One of the best pieces of advice I can give you for coping through the transition phase of labor is to change positions. And change often.
Paradoxically this is also probably the toughest piece of advice to follow during transition.
The thing is, during labor when you get in a position that is working for you, or even if its not, it can be hard to change positions.
When I was in labor and I moved, it would cause contractions. I wanted my contractions to go away, or to be less intense, so therefore I thought that if I just remained still things would be better.
However, in order to end the contractions, labor ultimately needs to crank up, get more intense so that you can push your baby out. At some point, you have to decide to accept labor, accept that things aren’t going to go away, and bravely embrace the sensations of birth because those are what will bring your baby and bring the end.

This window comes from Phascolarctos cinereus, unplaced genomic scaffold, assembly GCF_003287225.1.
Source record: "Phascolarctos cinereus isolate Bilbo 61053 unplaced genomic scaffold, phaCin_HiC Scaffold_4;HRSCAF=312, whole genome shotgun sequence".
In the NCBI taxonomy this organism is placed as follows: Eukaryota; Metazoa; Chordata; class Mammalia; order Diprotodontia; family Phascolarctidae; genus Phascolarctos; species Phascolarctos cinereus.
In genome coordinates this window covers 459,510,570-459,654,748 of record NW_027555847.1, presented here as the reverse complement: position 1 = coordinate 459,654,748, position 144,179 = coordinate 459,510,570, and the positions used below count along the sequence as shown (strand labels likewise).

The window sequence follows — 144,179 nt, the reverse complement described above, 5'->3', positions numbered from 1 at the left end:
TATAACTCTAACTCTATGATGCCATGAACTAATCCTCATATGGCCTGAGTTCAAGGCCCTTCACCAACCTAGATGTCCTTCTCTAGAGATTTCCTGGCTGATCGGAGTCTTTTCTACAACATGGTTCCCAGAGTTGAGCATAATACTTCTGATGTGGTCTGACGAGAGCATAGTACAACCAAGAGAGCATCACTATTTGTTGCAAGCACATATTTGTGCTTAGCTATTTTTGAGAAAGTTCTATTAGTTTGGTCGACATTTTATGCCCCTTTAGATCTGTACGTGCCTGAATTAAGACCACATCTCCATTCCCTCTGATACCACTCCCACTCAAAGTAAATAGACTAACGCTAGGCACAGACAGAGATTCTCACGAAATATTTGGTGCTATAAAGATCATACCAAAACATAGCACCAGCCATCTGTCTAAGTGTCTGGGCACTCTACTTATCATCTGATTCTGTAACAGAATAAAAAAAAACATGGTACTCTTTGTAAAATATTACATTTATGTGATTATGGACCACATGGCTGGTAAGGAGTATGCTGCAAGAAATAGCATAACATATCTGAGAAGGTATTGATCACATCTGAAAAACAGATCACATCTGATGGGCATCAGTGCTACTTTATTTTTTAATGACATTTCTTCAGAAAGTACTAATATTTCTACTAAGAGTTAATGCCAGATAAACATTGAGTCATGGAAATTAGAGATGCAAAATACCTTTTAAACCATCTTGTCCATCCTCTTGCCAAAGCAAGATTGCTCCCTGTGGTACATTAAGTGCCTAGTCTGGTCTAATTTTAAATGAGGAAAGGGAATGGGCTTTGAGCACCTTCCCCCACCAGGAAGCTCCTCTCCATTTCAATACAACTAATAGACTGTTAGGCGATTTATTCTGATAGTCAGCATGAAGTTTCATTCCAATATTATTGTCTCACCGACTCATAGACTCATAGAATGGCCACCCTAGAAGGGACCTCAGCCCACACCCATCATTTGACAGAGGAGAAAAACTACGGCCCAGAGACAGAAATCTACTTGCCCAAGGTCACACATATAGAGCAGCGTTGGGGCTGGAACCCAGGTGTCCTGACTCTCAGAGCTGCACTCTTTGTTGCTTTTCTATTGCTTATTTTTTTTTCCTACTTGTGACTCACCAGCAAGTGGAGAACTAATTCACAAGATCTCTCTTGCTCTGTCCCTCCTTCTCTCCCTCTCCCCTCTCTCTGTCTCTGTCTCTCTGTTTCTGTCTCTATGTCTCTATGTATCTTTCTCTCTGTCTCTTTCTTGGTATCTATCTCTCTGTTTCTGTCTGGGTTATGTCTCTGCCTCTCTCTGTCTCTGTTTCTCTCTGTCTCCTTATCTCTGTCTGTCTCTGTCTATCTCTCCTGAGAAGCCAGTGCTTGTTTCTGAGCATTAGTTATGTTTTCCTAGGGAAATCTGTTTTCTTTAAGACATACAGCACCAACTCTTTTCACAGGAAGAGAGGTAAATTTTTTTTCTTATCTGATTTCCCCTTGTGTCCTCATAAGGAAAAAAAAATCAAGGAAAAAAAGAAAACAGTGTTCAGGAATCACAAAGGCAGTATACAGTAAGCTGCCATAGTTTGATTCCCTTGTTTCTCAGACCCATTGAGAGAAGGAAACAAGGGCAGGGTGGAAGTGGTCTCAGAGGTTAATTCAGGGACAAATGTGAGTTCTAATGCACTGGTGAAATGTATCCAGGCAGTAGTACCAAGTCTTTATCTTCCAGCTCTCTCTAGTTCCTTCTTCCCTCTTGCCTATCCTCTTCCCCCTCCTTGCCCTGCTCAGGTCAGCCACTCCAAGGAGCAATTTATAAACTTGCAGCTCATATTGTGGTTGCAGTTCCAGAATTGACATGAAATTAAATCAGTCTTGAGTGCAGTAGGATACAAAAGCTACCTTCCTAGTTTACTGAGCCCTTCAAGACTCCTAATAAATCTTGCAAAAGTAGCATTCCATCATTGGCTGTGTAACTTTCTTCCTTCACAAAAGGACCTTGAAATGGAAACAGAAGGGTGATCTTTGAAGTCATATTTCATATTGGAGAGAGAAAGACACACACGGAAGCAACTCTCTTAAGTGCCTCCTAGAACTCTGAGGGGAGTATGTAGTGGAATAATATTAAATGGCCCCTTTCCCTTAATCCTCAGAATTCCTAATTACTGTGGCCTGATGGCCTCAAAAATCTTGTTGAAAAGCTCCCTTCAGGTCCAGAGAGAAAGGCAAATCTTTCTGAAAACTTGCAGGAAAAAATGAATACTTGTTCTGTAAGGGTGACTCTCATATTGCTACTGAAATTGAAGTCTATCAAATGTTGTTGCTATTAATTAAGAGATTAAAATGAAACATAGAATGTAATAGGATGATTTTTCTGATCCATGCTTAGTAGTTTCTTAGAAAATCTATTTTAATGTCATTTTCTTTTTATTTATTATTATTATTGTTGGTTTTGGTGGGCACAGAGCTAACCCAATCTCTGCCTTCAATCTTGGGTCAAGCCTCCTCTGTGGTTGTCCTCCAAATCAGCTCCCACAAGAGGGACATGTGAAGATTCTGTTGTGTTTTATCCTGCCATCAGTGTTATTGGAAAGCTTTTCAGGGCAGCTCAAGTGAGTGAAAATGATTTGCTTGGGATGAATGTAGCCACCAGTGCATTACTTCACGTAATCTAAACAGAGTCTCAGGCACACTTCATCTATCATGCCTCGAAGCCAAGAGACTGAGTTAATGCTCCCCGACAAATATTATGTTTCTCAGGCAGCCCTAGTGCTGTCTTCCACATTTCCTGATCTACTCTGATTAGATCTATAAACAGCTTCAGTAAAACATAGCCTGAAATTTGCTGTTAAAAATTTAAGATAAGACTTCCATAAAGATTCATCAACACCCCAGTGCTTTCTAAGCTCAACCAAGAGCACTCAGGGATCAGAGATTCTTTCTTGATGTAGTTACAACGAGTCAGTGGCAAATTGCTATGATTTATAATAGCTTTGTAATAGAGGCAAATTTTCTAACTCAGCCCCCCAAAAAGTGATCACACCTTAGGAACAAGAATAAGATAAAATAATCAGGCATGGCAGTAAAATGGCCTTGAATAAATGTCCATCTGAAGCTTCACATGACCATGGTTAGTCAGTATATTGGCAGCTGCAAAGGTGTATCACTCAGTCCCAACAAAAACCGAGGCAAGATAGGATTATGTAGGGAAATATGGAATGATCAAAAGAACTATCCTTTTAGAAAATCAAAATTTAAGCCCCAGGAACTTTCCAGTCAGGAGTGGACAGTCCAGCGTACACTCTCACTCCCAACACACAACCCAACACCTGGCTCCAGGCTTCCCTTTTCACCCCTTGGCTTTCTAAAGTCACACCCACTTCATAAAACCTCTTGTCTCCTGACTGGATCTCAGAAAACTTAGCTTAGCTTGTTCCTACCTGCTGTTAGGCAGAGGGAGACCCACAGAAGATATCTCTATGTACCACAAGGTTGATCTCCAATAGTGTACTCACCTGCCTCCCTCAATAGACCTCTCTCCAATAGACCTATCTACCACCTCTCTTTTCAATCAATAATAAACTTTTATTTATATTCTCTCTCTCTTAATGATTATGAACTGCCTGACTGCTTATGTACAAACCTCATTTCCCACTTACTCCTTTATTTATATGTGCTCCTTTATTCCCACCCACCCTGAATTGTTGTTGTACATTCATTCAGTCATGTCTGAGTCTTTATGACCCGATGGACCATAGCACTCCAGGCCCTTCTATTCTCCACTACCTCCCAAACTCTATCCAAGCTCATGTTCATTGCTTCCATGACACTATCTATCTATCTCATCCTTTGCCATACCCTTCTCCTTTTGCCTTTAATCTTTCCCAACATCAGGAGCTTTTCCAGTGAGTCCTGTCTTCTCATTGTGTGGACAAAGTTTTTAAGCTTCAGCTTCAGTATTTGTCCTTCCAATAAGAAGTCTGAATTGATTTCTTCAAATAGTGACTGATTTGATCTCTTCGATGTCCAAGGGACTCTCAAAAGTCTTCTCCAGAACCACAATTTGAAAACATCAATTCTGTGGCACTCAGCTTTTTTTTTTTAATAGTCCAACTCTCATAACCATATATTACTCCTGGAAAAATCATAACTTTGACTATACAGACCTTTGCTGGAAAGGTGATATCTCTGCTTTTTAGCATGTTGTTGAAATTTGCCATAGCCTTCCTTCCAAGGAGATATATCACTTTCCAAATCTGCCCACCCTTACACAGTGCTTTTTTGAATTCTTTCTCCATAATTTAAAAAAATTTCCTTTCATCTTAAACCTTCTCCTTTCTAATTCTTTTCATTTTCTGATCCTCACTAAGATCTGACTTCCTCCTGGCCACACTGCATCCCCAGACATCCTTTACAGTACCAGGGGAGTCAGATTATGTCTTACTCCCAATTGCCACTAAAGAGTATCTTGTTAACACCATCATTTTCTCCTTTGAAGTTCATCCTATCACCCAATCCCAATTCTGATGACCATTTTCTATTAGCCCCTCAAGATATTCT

Labor is such a trip.
Here’s an excerpt of my thoughts during my second birth, a homebirth.
Oh. My. Gosh. I was in so much pain. My contractions weren’t stopping. They would peak and then peak again. I cried out for somebody to help me get up/save me/whatever because I was in so much distress. After that contraction was over I did a little internal self-talk.
“Lindsey, you need to be brave. You need to get up and move”
And so I got up. And I was brave.
My baby was born not long after that.
Be encouraged! By being brave and changing positions you might find a more comfortable position and it also might speed up your labor – which is what we want, right?
PRO TIP: If you change positions and it feels AWFUL, try it for three more contractions. If after three contractions it still isn’t working, try something new. Sometimes, however, after three contractions you will find that it is actually working for you. That first contraction after a position change can be hard to cope through.
Here are some positions to try during the transition phase of labor.
- Sitting on the bed
- Standing and leaning into a birth partner, bed, table or wall
- Sitting on a ball